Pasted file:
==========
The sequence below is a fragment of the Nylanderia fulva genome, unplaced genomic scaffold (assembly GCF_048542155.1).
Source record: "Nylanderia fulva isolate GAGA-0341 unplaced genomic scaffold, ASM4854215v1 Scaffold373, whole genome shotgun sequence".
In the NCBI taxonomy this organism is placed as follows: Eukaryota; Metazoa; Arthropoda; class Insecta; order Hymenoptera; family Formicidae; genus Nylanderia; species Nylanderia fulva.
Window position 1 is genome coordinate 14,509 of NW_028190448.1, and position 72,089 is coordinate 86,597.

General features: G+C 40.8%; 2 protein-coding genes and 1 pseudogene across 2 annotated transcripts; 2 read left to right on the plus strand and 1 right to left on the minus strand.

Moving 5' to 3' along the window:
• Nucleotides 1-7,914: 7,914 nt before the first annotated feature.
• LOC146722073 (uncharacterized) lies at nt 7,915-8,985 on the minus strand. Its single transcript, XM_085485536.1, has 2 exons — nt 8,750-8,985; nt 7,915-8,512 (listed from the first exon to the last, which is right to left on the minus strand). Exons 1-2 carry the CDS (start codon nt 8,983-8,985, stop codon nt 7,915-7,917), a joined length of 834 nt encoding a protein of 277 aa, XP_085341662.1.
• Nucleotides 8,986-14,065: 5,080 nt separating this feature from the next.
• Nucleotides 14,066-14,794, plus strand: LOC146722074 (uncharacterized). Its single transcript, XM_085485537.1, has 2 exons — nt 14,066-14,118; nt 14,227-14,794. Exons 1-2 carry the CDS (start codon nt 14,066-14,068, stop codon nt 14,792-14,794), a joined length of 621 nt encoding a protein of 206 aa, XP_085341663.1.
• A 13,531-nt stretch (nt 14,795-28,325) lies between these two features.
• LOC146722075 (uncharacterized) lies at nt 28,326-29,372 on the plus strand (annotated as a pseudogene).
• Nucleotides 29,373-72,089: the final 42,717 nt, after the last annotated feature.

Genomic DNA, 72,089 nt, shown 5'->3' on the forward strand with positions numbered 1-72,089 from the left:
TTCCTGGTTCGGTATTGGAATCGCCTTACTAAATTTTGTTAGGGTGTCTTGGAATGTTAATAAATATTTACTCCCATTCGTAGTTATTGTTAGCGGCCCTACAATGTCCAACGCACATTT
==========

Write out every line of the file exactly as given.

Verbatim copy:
The sequence below is a fragment of the Nylanderia fulva genome, unplaced genomic scaffold (assembly GCF_048542155.1).
Source record: "Nylanderia fulva isolate GAGA-0341 unplaced genomic scaffold, ASM4854215v1 Scaffold373, whole genome shotgun sequence".
In the NCBI taxonomy this organism is placed as follows: Eukaryota; Metazoa; Arthropoda; class Insecta; order Hymenoptera; family Formicidae; genus Nylanderia; species Nylanderia fulva.
Window position 1 is genome coordinate 14,509 of NW_028190448.1, and position 72,089 is coordinate 86,597.

General features: G+C 40.8%; 2 protein-coding genes and 1 pseudogene across 2 annotated transcripts; 2 read left to right on the plus strand and 1 right to left on the minus strand.

Moving 5' to 3' along the window:
• Nucleotides 1-7,914: 7,914 nt before the first annotated feature.
• LOC146722073 (uncharacterized) lies at nt 7,915-8,985 on the minus strand. Its single transcript, XM_085485536.1, has 2 exons — nt 8,750-8,985; nt 7,915-8,512 (listed from the first exon to the last, which is right to left on the minus strand). Exons 1-2 carry the CDS (start codon nt 8,983-8,985, stop codon nt 7,915-7,917), a joined length of 834 nt encoding a protein of 277 aa, XP_085341662.1.
• Nucleotides 8,986-14,065: 5,080 nt separating this feature from the next.
• Nucleotides 14,066-14,794, plus strand: LOC146722074 (uncharacterized). Its single transcript, XM_085485537.1, has 2 exons — nt 14,066-14,118; nt 14,227-14,794. Exons 1-2 carry the CDS (start codon nt 14,066-14,068, stop codon nt 14,792-14,794), a joined length of 621 nt encoding a protein of 206 aa, XP_085341663.1.
• A 13,531-nt stretch (nt 14,795-28,325) lies between these two features.
• LOC146722075 (uncharacterized) lies at nt 28,326-29,372 on the plus strand (annotated as a pseudogene).
• Nucleotides 29,373-72,089: the final 42,717 nt, after the last annotated feature.

Genomic DNA, 72,089 nt, shown 5'->3' on the forward strand with positions numbered 1-72,089 from the left:
TTCCTGGTTCGGTATTGGAATCGCCTTACTAAATTTTGTTAGGGTGTCTTGGAATGTTAATAAATATTTACTCCCATTCGTAGTTATTGTTAGCGGCCCTACAATGTCCAACGCACATTT